A Reasonable Approach to Front-End Testing
We recently got to work with a professional testing company on one of our larger projects and I was blown away by how they handled front-end testing. My approach to front-end testing was always “bang on it enough with enough different devices and you’ll find most of the bugs.” That approach works (mostly), but it’s stupid (totally).
A little while later, I was asked by a client to create a testing plan for a medium sized project. Using the experience of working with the pros (and safe in the knowledge I wouldn’t be the one actually doing the testing), I put together a quick plan. I wanted to share my experiences here because while traditional cartography prepared me for meticulously editing a map, front-end testing is something that was (and honestly still is) a bit of a mystery to me.
What does it do?
The testing plan starts with a thorough rundown of everything the map does.
We use the word map pretty liberally ‘round these parts. Here, it will mean the entire application from map to non-spatial graphics, to controls.
I made a quick flow chart that shows the hierarchy of functionality in the project, listing major controls plus their options (and sub-options).
It’s a pretty thorough list but I’ve left off some of the foundational level stuff like panning, zooming, and basemap tile loading. If there’s any confusion about setting up the hierarchy, it’s probably laid out for you to see right in your UI. We have a tab for all the big stuff.
Modes and Tasks
Listing out the functionality should be really straightforward, especially this late in the development process. What’s a bit trickier is getting the difference between modes and tasks.
- Only one mode can be active at a time. They usually change the underlying structure of the map or display a different set of graphics. Not every map has multiple modes. Depending on the setup of your system, the order could be significant to testing.
- Tasks are what a user can do while in each mode. These tasks can be the same across modes or differ between them. The order tasks are performed will almost always be significant to testing.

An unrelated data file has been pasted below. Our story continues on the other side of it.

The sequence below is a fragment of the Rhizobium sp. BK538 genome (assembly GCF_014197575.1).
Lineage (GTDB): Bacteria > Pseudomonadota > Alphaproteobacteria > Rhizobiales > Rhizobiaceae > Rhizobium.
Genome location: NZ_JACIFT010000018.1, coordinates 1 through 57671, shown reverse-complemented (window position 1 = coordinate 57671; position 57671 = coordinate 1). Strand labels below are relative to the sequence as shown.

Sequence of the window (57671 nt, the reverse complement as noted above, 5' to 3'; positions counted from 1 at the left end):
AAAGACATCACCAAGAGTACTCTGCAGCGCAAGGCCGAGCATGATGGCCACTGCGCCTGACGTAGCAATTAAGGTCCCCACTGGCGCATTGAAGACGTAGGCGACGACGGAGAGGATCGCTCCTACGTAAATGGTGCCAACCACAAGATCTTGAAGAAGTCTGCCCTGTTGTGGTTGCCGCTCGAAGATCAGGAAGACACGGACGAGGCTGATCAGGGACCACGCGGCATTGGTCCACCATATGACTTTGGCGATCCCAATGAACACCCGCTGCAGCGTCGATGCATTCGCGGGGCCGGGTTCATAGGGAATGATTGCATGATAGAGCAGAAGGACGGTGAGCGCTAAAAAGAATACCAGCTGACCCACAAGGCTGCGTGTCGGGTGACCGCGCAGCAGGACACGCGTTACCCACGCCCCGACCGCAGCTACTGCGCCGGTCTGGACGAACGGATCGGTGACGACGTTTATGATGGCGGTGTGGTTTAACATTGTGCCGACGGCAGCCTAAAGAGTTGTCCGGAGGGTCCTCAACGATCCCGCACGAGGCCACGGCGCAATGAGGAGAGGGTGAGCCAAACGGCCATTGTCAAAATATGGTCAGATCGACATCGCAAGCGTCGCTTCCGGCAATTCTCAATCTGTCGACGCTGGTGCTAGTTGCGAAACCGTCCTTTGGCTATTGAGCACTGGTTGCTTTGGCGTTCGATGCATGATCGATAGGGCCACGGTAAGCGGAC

The Perfect Plan
With the functionality all scoped out, you could theoretically create a testing plan that tests every task in every order across every mode and execute that plan on every browser across every desktop operating system and mobile device. However, that would be a bad idea.
Instead, use your functionality list to create a handful of testing scenarios. These scenarios should:
- Cover all of the modes at least once and all of the tasks multiple times
- Allow for some randomization where the tester can select a dataset or geography at random
- Also allow for randomization on the order certain tasks are performed
- Most importantly, be grounded in the reality of your actual users as you understand their workflows and potential uses of the map.
When making a plan for testing your datasets, consider how they were created. Were they created by hand? Conversely, are there any weaknesses in your data generation script that may require manual intervention? If so, instead of randomizing your datasets, create a plan that mandates all of them are tested. If you are randomizing, it’s worth making a note about your datasets and geographies that are outliers. This particular plan for public health project in California requires extra attention to Los Angeles county since it has the highest density of census tracts which could (and did) lead to bugs not present in other areas.
The following testing scenario is based off a hypothetical user that has a specific idea of the indicators they’re interested in, but isn’t sure about which geography to perform their analysis.
- Load the map and select any geography
- Create a custom score using more than 5 indicators
Perform steps 3 - 5 in any order
- Change the color scheme
- Click any map unit to view details
- Rank the custom score using any geography larger than what is currently selected
- Switch to a different geography
- Select a geographic unit and export
The other scenarios are based around other (assumed) types of users including:
- Total novice users exploring the functionality
- Users targeting a specific geographic area with no specific indicators in mind
- Expert users working extensively with the data uploading and exporting features
Doing the Testing
Now that the formal(ish) testing is ready to begin, we’re probably not going to be the ones doing it. This is because:
- It’s generally not a good idea to test your own work. You definitely know how to operate it properly and you’ll be more forgiving of an issue that’s not quite a bug but definitely not performing as expected.
- Off-loading front-end testing to the client is a good way to keep costs down. They usually have motivated staff at varying levels of involvement in the project (and a diverse set of desktop and mobile hardware setups) who are happy to help.
The problem with external testing, especially with first-time testers, is getting effective bug reports and getting them into a system where we can take action on them. To help with this, we created a bug form on Airtable based around Tom MacWright’s excellent guide to bug reporting. It let’s us collect bug reports from a large number of testers and guide them through giving us the information we need.
We then use Zapier to connect to Github so each new submission creates an issue that we can fix using our regular development workflow. The client PM is given access to the bug database on Airtable where they can track our progress through the fixes without needing to have full access to our issues (and occasional salty language) on Github.